The BMD Interview: GRETEL & HANSEL Director Osgood Perkins
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Unlike other recent attempts to revisit Grimm fairy tales through a genre lens, Gretel & Hansel isn't a contemporary revamp or an "edgy" riff — Osgood Perkins' latest effort confronts the folklore head-on; rather than recontextualize the tale, Perkins looks at it through a new(er) set of eyes. Sophia Lillis stars as the eponymous Gretel, who is forced to leave home with her little brother in search of work and food. What they find instead is a reclusive old witch (Alice Krige) with some peculiar proclivities. If you're familiar with the fairy tale (and who isn't?), then you know how this story goes, but Perkins finds ways to make it seem fresh — namely by exploring the relationship between the elder witch and the younger Gretel, and more specifically, the notion of the supernatural/witchcraft as a feminine metaphor.
Gretel & Hansel certainly feels right at (spooky old) home with Perkins' previous films, The Blackcoat's Daughter and I Am the Pretty Thing That Lives in the House, which is just one of the topics we discussed during our recent chat:
Hi, how are you?
I’m gonna make it, Britt.
That’s good to hear. I think that’s the best we can all hope for.
The first thing that I wanted to talk about — and the thing that I find most striking — is that all three of your films have had female protagonists. Is there a sort of rhyme or reason to that?
You know, it just sorta happened. Yes, I authored the first two movies, they were deliberately that way and then Gretel & Hansel comes my way and it just happened to be that way, but I think my answer, because I get asked this a little bit is that horror movies for me at their core, elementally, are about what we can’t know about, what we can’t understand. We’re sort of forbidden to see what’s hidden from us, what's too much around the corner or out of our sight or out of our reach. Y’know, what’s not known, and that’s all about death, obviously, and that’s easy to say, but for me I think using the lens of a female protagonist helps me as the director and the writer to sort of stay in that place of not knowing. Y’know?
It’s like, I can only ever really guess at what a female protagonist might be thinking or wanting or feeling or experiencing, it’s not for me to be an expert about. I think that puts me in a beginner's mind about everything, and that really goes for every shot. So every time you’re framing up a shot, if it’s your female protagonist and you're me, you’re wondering, "I wonder what’s she thinking about right now. I wonder what’s going on in her head. I wonder what’s important to her and what she hates." It keeps me in a place of curiosity, a little bit of dread, a little bit of healthy fear which I think we all should feel a little bit of, and it just puts me in that place of trying to discover what’s being hidden from me.
If you had a male protagonist, would that be a little too familiar or bleed into the autobiographical for you?
Yeah, I think it becomes a little too... kind of like I want to be both an expert but I also want to be new to the world, y’know what I mean? I feel like there is the risk of becoming a little complacent or feeling like, oh that main character is me therefore everybody should understand because I understand. But if I’m working with a female protagonist, I have to work to understand and therefore the end result should be richer. As opposed to... there’s no automatic pilot. There’s no moment where I’m just flying the plane over the ocean and my hands are off the controls. I’m always gripping the controls.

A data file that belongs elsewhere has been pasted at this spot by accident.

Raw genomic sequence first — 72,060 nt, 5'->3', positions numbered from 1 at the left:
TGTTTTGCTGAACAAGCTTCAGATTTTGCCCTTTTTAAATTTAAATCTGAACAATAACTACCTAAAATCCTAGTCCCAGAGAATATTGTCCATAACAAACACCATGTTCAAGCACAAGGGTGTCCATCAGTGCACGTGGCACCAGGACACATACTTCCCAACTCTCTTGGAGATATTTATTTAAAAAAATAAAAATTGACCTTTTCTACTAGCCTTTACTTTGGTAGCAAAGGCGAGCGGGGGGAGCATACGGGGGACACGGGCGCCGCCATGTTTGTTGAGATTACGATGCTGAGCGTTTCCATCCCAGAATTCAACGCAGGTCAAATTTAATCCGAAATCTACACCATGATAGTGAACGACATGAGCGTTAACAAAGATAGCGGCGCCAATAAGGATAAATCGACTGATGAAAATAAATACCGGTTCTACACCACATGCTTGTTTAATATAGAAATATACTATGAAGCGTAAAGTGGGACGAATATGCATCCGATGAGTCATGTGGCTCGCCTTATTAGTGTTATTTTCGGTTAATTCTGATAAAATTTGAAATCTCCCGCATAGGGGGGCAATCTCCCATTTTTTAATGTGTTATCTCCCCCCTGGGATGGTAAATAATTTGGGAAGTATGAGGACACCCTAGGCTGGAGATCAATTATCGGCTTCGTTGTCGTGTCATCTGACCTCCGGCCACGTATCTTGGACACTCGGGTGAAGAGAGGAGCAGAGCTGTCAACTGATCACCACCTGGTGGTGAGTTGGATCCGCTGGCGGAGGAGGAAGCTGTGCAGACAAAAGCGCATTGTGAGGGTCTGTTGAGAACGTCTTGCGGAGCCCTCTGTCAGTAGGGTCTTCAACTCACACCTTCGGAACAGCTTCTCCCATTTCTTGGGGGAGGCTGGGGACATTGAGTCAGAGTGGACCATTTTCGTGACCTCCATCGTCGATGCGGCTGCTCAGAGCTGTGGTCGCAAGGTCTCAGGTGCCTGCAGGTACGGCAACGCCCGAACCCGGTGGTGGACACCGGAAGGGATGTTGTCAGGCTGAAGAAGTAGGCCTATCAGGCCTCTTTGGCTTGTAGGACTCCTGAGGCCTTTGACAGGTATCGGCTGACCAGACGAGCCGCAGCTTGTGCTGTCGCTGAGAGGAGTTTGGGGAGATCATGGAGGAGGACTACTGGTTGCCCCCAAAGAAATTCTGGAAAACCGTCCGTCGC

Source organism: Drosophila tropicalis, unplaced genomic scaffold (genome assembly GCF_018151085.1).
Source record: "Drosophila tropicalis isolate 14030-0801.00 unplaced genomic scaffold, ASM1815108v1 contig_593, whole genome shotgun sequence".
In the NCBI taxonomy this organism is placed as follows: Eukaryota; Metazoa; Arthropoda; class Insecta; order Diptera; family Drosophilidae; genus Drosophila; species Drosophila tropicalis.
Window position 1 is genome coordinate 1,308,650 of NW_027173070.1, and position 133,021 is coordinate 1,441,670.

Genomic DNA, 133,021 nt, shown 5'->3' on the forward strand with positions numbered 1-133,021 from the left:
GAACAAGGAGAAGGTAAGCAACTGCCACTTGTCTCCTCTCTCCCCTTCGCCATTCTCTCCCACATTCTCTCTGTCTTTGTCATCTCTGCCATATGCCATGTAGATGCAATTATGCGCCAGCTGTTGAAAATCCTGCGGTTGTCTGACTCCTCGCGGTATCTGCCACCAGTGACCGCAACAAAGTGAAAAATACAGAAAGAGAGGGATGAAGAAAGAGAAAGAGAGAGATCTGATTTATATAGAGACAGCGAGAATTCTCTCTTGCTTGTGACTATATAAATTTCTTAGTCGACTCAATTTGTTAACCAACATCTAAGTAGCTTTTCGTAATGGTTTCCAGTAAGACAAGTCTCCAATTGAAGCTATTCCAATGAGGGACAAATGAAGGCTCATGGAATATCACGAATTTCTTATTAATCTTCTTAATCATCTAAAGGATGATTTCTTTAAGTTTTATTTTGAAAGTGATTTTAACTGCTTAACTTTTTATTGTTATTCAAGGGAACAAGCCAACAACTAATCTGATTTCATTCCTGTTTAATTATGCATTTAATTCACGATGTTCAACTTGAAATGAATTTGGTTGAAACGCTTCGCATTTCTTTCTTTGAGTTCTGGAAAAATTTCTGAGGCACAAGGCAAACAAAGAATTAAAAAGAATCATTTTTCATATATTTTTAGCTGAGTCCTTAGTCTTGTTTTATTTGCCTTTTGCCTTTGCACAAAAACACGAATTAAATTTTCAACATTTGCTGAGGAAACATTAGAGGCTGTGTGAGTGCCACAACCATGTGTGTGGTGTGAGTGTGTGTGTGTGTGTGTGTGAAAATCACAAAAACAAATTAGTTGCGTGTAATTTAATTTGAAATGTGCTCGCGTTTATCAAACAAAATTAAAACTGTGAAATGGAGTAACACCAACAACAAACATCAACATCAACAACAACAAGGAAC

The horror genre has this rich history of using the supernatural – and witchcraft in particular – as a metaphor for coming of age or self-discovery, and all three of your films explore similar territory. I could ask if that's something you're drawn to, but it seems like you clearly are.
Well, it’s funny because... I don't know how this is going to be received, but I’ll just go for it, what the fuck. [laughs] This is, like, my 15th interview in a row so let's just try it. So, if you take Satanism, for instance – on the surface, everybody automatically assumes you want to kill people and you want to drink blood and you want to be evil and you want to mess shit up. And in reality, it’s not that at all. It’s really more about self-empowerment, like the Satanic bible, you read about that shit and just go take what you fuckin’ want, right? Do what you want to get what you want, and living your life in a way that’s unapologetic and you’re not under anybody’s anything. You are your own everything. The inverse of that being, obviously, most organized religion, where there’s a bigger power and then there’s you and you’re kinda smaller and you’d better fear it or you better... know what I mean? Or you better duck! Look, here comes Jesus, look busy. That sort of quality, right? So in all of this there does seem to me to be a certain kind of... I don’t want to say "power" in evil 'cause I don’t want to send that message. I don’t want people doing bad things. But I do think that there’s a certain romantic quality.
If we go to year one, we talk about the Garden of Eden, right? The least interesting character in that story is Adam. He’s got... I don’t know what the fuck he’s even doing in that story. In that story, the snake and Eve – it’s so good. And it’s so real and it’s so, like – yeah man, the apple, of course you’re gonna fucking eat the apple. It’s the one thing you’re not supposed to do, like what are you gonna do, not do that? It’s like it's obvious, in a way, to say that Eve becomes maligned and it becomes her fault that everything in the world is shit. To me, it’s like Eve and the apple and listening to the snake is like – fuck it, I gave it a try. Fuck it, I saw what it was and this is what it was. I went through what’s real as opposed to Adam, who kinda just cowered. So if you want to be classical about it and classicist about it, I think the temptation that comes with evil means – it’s less about harming somebody else and more about finding out about yourself. Finding out what you want and what you need. There’s a beautiful line in White Oleander, the novel...
I love that book!
I know, right? There’s an especially tense bit where she’s young and she sleeps with the older guy, and the chapter ends with, "and at that moment I realized there’s no such thing as God, there’s only what we want." And I think that that’s about as right as it is. Right? That’s about as true as anything, so there. That’s my answer. It’s potentially polarizing and I’m gonna get in trouble or, I don’t know. You’ll shape it and write it and make me not sound like an insane prick.